What Value is SMS in SOS Situations?
The value of SMS in SOS situations; A GyroGlove to help with Parkinson's disease; Ambulance chasers and social networks; the Europeana Sounds Project.
Social media and SMS platforms are often promoted as tools to collect feedback from disaster affected populations and to increase accountability and transparency. But does it actually work? The Humanitarian Technologies research Project, has just published a report on the use of digital communication technologies following Typhoon Haiyan in 2013. Click discusses digital humanitarianism with Ushahidi’s Juliana Rotich and Ken Banks of kiwanja.net.
The GyroGlove developed by medics offers potential benefit to patients suffering from Parkinson’s disease. The doctors have developed a prototype glove that use gyroscopes to instantaneously and proportionally resist a person’s hand movement, thereby dampening any tremors in the wearer’s hand. The developer, Faii Ong, from Imperial College London, demonstrates the glove.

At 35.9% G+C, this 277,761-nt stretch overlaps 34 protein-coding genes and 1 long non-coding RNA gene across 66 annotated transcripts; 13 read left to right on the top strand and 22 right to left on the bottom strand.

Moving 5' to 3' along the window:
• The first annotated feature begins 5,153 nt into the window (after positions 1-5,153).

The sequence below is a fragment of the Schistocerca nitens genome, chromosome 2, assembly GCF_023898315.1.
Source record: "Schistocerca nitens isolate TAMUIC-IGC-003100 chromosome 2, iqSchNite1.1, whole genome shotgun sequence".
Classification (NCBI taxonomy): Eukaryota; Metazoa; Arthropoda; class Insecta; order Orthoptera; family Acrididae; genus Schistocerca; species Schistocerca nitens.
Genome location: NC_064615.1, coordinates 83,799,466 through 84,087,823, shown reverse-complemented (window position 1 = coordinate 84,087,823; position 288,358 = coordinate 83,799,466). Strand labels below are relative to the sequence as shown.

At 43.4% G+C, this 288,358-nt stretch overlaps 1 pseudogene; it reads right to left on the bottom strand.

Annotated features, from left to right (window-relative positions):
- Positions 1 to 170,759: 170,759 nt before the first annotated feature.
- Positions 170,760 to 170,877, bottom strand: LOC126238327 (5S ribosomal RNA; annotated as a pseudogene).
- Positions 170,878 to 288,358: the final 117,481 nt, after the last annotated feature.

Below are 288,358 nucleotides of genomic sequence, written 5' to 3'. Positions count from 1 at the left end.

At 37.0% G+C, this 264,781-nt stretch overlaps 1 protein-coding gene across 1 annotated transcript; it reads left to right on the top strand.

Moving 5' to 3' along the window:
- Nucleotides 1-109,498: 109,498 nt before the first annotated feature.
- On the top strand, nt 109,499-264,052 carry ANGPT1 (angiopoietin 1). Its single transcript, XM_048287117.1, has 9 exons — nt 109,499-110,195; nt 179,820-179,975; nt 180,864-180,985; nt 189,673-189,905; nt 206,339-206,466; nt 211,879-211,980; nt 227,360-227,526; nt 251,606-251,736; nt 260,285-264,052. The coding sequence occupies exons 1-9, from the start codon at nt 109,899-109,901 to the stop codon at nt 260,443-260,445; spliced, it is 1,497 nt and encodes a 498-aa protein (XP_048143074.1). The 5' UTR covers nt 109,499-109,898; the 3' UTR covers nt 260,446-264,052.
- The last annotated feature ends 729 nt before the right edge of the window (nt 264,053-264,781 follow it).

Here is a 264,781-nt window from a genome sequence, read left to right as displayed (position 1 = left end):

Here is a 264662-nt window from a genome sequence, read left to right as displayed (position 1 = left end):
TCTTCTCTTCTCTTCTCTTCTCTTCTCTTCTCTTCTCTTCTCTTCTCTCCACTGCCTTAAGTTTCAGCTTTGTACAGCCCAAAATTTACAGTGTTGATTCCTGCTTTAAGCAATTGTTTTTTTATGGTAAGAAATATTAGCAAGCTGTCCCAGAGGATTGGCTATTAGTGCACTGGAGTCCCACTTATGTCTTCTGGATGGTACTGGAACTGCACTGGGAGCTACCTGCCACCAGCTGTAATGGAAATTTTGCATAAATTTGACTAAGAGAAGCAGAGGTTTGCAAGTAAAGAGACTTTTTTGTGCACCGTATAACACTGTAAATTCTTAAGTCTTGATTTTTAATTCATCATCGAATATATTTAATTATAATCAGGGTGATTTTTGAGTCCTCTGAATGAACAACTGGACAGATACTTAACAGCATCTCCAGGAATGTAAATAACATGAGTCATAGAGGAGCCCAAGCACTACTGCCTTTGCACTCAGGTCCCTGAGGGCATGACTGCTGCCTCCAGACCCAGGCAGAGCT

Ambulance Chasers and Social Networks
A US politician wants to introduce a bill to fine people who take out their phones at the site of an accident and then post pictures of the scene up on social network sites. John Carney has said he really wants to start a debate about the morality of amateurs taking and posting such photos. Click talks to Tiger Robinson, a first responder to emergencies in Arkansaw and also hears from James Temperton from Wired.
The Europeana Sounds Project
The Europeana Sounds project gathers sound files (speech, radio programmes, environmental sounds) to make them more widely available. One way of doing this is to release them under Creative Commons licenses, uploading them to Wikimedia and holding editathons where participants learn how to add these audio files to Wikipedia pages. Click’s Julia Lorke reports.
(Photo: Residents walk through debris and toppled power lines in Tacloban City, Philippines, three days after devastating Typhoon Haiyan © Ted Aljibe/AFP/Getty Images)